Encelo, meanwhile, is an innovative device that allows individuals to gather cells for a bio bank at home thus enabling them to collate their own data and samples which can then be used for research.
As more and more of these services become affordable and accessible to individuals, the data they enable them to build up about themselves will become extensive, far greater than traditional medical records.
It is, therefore, increasingly easy to imagine a world where a ‘people powered’ revolution starts to shine through and we see the democratisation of the health space with individuals enabling a greater breadth and depth of innovation and research.
One of the challenges facing universal healthcare systems is how we ensure that the UK keeps pace with the rest of the world, at the same time as ensuring those who depend on state provision do not get left behind as the ‘consumer’ world of health accelerates.
To this point, the conference was a hive of activity but sadly lacked NHS attendance, who seemingly favour more traditional health IT conferences where NHS leaders project their vision and industry tries to work out how to enable it, but often the patient/individual is not in the picture..
However, the ‘people powered’ revolution is fast approaching and cannot be ignored. The UK needs to respond and rise to this challenge or risk being left behind.
Iceland, for example, was the first country to open up a national citizen API for medical records. The US has its meaningful use programme which requires hospitals to open up data to patients. Now the Netherlands, too, is not only opening up the data to patients via APIs, but also has a commercial model which would see qualifying app vendors receiving up to €7.50 per patients.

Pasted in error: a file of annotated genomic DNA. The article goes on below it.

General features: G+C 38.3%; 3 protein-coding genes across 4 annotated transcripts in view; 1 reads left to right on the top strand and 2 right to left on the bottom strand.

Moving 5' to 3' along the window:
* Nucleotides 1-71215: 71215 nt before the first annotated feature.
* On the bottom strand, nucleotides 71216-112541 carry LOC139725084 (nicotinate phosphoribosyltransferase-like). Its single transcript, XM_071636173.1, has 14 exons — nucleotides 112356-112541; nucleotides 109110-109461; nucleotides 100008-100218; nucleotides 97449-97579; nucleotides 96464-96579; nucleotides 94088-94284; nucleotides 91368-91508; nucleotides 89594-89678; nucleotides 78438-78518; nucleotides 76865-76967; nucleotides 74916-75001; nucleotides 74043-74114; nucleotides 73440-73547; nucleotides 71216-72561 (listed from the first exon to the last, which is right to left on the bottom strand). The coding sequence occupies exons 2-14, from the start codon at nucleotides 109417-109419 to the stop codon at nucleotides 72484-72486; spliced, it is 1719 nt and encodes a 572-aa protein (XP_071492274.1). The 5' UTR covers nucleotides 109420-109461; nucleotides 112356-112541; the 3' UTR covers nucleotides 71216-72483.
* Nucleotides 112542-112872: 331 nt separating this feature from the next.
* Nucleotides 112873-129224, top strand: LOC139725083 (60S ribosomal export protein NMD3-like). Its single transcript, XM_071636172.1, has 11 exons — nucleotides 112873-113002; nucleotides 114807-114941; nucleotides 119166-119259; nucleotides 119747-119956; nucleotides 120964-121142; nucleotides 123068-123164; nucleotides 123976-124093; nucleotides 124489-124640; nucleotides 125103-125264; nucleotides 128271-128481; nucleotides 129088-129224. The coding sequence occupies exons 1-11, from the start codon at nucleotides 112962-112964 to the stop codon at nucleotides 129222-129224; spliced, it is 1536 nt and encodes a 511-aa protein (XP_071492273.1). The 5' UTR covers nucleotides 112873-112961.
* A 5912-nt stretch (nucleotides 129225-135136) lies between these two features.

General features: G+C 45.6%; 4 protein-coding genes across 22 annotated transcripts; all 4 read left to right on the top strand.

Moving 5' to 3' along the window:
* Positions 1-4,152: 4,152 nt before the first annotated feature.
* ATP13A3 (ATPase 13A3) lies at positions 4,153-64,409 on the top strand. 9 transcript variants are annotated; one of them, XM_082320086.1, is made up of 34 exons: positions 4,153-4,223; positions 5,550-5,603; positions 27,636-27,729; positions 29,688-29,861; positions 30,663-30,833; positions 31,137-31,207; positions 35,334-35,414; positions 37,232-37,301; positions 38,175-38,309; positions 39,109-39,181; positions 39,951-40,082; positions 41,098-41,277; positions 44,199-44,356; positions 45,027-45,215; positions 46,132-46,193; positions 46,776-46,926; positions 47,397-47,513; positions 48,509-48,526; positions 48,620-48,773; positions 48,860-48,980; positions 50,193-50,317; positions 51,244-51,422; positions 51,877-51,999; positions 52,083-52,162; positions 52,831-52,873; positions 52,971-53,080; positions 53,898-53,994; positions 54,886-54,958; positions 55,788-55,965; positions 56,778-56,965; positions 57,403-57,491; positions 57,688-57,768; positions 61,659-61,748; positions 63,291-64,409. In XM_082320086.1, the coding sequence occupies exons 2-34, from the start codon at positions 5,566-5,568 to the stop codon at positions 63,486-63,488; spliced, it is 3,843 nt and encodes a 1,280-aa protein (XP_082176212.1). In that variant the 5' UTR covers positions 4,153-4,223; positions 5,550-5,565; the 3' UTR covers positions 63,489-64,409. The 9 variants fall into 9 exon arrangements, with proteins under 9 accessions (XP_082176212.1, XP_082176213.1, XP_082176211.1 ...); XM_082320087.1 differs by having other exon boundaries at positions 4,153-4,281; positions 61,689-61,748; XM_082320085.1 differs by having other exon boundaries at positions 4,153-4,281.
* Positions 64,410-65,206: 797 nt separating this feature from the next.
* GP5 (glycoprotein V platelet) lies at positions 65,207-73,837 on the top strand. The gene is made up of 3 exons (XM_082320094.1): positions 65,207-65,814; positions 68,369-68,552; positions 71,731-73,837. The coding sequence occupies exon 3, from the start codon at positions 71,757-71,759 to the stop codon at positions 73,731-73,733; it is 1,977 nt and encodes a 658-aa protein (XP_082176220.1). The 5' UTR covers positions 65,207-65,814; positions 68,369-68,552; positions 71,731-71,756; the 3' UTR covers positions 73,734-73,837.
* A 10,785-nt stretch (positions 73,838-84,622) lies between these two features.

As other nations race ahead to empower individuals and make their countries exemplars for digital health, the UK’s troubled history with health IT seems to be holding it back. Yet there is enormous potential and the opportunity to be a global leader if we just open up the health service to greater technology and innovation collaboration.
To help assist this, digi.me is working across the health sector, collaborating with a number of partners to establish a community of best practice around the use of personal data for which it is seeking new partners as well as contributors.
To celebrate the health community launch, digi.me held a £100 Amazon voucher prize draw during the event for those who signed up. Congratulations to winner Claire from Patient Safety Learning, a charity and independent voice for improving patient safety. She said: “I had a fantastic time at the GIANT conference, it was a great place to network and to see tech solutions to patient safety problems. I will be adding two patient safety books to my collection that I have had my eye on for a while! Thanks so much digi.me!”
If you have a personal data need or would like to discuss how digi.me can work with you on health IT solutions, please get in touch with me.